Liz (I always called her Liz when I was reading this book 🙂 ) fills the pages of Big Magic with stories of her own struggles and triumphs in her personal journey to creative living. She has gathered a multitude of vivid examples in a stunning narrative that will leave everyone feeling inspired. Big Magic is nothing if not empowering to the creative soul. I could go on and on, but I think it’s best if I just tell you the most important things I took away from the book.
Top 5 Things I Learned
My perspective on inspiration has certainly shifted because of this book. What I love most is that Big Magic doesn’t just give you inspiration, it teaches you how to use it. I cannot express how full this book is of ideas, so I narrowed it down to the most impactful things that I took away from it.
1. Fear is not needed
Who among us does not have some degree of fear? I believe that bloggers have their own special brand of fear. Fear of not reaching our goals, fear of criticism, fear of taking a risk, or fear of investment. However, living a creative life doesn’t leave any room for fear in our work.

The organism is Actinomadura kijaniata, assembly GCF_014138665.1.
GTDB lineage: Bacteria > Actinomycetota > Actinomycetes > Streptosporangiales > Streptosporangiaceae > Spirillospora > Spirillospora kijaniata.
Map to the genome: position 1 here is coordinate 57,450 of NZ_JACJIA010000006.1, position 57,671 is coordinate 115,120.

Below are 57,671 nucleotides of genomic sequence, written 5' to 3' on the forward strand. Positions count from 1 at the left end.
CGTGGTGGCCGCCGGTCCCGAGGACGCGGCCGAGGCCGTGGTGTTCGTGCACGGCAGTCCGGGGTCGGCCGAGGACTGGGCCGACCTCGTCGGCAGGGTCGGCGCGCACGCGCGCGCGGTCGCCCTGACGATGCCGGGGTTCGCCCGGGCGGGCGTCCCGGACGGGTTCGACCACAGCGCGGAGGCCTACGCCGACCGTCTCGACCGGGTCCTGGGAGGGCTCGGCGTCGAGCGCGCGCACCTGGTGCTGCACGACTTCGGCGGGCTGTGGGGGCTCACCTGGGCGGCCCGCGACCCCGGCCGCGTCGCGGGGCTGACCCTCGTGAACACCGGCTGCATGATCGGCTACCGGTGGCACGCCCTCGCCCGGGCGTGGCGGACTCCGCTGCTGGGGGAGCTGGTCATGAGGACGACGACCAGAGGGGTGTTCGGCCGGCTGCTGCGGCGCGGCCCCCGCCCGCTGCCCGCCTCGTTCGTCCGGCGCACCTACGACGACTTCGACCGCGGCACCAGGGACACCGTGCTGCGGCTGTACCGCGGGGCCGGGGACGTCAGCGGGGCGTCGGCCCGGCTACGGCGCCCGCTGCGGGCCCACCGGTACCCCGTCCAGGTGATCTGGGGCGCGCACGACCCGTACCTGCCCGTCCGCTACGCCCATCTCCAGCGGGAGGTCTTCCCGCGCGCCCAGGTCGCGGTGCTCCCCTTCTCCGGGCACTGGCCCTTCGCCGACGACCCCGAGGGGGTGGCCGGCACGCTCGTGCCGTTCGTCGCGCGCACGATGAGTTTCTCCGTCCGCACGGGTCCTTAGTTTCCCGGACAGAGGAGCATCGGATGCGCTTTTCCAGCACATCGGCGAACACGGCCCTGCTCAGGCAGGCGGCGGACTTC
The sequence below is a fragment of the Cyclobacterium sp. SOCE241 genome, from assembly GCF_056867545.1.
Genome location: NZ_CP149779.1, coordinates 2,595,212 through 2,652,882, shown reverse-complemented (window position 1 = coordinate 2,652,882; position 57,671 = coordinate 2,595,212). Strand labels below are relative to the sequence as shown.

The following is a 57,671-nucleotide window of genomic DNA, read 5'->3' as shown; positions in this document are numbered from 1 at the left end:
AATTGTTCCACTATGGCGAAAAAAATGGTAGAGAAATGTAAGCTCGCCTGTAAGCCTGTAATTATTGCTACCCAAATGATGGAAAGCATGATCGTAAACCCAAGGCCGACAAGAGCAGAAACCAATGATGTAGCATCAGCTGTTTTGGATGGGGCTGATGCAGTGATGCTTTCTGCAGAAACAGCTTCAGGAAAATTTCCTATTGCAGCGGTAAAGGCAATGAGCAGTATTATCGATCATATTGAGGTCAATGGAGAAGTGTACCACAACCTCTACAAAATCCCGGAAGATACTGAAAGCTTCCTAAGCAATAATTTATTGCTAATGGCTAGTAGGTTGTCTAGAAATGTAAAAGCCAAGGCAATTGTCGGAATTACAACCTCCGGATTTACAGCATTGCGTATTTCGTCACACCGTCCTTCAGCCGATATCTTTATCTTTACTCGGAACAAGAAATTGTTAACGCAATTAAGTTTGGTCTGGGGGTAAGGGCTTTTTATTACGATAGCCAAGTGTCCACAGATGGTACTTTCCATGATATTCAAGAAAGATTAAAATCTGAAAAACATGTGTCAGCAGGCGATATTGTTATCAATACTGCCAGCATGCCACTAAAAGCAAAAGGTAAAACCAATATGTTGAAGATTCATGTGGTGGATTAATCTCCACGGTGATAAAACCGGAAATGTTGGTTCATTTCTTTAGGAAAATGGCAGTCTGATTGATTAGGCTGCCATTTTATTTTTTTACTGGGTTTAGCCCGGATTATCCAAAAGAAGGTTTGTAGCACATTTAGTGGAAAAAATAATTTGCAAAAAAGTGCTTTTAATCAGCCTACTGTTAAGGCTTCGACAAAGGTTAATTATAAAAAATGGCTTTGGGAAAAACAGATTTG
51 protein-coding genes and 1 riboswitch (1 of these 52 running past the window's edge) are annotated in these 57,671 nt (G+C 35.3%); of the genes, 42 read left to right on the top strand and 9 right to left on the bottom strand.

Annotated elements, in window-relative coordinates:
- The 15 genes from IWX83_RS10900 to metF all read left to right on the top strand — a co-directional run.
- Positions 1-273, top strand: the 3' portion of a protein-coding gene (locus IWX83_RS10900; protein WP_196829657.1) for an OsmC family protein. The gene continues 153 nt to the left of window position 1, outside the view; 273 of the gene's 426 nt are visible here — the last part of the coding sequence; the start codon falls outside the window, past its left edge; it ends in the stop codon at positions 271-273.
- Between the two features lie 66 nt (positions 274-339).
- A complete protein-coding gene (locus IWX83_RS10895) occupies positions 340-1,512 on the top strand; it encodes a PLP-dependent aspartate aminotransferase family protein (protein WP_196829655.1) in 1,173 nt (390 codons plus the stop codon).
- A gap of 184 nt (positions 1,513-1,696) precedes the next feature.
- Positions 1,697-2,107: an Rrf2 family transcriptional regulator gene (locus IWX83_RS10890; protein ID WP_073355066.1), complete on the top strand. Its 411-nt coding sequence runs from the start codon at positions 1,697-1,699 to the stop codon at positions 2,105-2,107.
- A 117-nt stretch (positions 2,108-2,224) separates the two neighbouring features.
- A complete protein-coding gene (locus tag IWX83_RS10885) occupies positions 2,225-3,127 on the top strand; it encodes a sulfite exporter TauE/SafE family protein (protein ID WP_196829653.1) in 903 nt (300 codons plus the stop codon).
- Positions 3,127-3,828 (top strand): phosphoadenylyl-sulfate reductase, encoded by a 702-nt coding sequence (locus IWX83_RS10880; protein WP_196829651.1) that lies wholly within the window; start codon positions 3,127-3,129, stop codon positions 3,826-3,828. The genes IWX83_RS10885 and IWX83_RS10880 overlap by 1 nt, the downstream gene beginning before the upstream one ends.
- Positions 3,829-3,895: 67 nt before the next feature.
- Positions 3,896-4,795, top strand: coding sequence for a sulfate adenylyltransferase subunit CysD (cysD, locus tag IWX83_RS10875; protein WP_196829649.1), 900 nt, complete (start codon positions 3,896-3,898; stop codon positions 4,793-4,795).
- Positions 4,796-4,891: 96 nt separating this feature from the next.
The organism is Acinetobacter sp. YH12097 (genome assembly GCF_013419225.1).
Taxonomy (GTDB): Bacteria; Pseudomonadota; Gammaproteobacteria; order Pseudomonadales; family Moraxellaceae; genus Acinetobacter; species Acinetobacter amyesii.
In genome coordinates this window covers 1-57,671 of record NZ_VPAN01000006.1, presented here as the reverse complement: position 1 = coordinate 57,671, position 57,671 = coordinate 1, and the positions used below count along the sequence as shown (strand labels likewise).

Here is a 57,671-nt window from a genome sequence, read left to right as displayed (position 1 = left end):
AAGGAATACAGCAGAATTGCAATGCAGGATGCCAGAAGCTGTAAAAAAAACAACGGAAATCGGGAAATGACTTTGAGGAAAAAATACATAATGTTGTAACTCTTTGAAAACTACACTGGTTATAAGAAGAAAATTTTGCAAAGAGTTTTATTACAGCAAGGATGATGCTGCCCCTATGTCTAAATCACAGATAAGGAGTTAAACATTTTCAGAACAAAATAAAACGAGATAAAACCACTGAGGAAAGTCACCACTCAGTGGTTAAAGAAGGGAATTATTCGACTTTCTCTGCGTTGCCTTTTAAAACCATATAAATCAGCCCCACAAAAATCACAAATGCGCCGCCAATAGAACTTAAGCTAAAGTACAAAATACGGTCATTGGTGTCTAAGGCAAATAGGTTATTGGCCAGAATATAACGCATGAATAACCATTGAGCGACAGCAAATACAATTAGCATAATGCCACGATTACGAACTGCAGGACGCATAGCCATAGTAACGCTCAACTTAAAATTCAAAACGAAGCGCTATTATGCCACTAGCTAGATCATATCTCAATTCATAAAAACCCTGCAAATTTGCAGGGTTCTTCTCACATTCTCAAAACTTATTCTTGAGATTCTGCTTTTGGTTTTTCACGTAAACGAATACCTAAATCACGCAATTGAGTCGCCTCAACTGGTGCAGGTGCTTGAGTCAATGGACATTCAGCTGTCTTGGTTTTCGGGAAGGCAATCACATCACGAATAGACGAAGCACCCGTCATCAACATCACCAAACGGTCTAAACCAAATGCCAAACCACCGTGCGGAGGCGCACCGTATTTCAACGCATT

“I also realized that my fear was boring because it was identical to everyone else’s fear. I figured out that every one’s song of fear has exactly that same tedious lyric: ‘STOP, STOP, STOP,STOP!'”
We are tied down by fear. It is the force that compels us to behave like everyone else and avoid taking creative risks. The sooner you learn to let go of fear, the sooner you will feel more at ease and more pleased with the work you have done!